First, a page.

Former SEC Official Blasts Changpeng Zhao, Claims Binance Has Ties to ISIS and Hamas – Coinpedia Fintech News

In a recent development, Changpeng Zhao, the founder of Binance, known as CZ, is reportedly petitioning to be allowed to stay in the United Arab Emirates until his sentencing. John Reed Stark, a former SEC official, has been closely following these proceedings and—as usual—offers his hostile perspective on the matter.

CZ and His Legal Strategies and the Court’s Delicate Balancing Act

CZ’s legal team, working through the Thanksgiving holiday, has mounted a strong opposition to the DOJ’s motion, challenging a decision by Magistrate Judge Brian A. Tsuchida. This decision currently permits CZ to reside in the UAE until his sentencing. Notably, CZ’s team emphasizes that his foreign citizenship and wealth should not be construed as an increased flight risk.

The legal discourse has reached a critical juncture with Judge Tsuchida labeling his decision to allow CZ’s stay in the UAE as a “close call.” Judge Richard A. Jones, overseeing the case, could potentially overturn this decision, introducing stricter bail conditions or other measures to ensure CZ’s compliance.

The defense is preparing to argue for minimal, if any, jail time. They are advocating for a sentence that could include home detention or community confinement, pointing to CZ’s cooperation and the nature of his offenses as mitigating factors.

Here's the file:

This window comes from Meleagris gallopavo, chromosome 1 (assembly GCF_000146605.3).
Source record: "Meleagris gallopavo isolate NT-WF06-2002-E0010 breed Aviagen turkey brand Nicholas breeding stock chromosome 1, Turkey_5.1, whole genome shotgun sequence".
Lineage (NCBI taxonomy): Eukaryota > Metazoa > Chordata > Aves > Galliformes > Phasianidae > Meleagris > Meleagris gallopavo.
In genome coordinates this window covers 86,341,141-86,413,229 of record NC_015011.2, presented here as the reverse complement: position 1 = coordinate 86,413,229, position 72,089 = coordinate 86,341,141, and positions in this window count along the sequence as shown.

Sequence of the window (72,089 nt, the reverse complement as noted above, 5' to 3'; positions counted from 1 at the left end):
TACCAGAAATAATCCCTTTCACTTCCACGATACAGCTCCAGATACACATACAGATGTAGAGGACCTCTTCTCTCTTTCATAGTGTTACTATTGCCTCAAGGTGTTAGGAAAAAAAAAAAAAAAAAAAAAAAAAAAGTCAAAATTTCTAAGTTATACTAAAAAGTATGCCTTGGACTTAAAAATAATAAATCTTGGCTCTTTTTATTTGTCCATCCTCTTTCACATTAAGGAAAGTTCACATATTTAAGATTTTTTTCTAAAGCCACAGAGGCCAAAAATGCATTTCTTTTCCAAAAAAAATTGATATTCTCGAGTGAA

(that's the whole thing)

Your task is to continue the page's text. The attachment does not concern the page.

John Stark’s Insight

Stark argues that the legal maneuvers by CZ and his team, while expertly crafted, should not distract from the gravity of his actions when he was the CEO of Binance. Stark’s perspective is unflinchingly straightforward: he views Binance under CZ’s leadership as a platform that flagrantly ignored regulatory compliance, directly contributing to a range of illicit activities.

He describes the exchange as a global criminal enterprise, asserting that CZ’s leadership was akin to an absolute dictatorship. Stark highlights how CZ’s decisions led to Binance’s failure in implementing necessary measures to prevent transactions with known terrorist organizations and other criminal elements. This, according to Stark, included dealings with entities like Hamas, Al Qaeda, and ISIS, among others.

Stark’s take is that Binance, under CZ, became a conduit for a range of illegal activities, from money laundering to facilitating transactions in ransomware proceeds. He thinks the Judge should not give CZ a light sentence.

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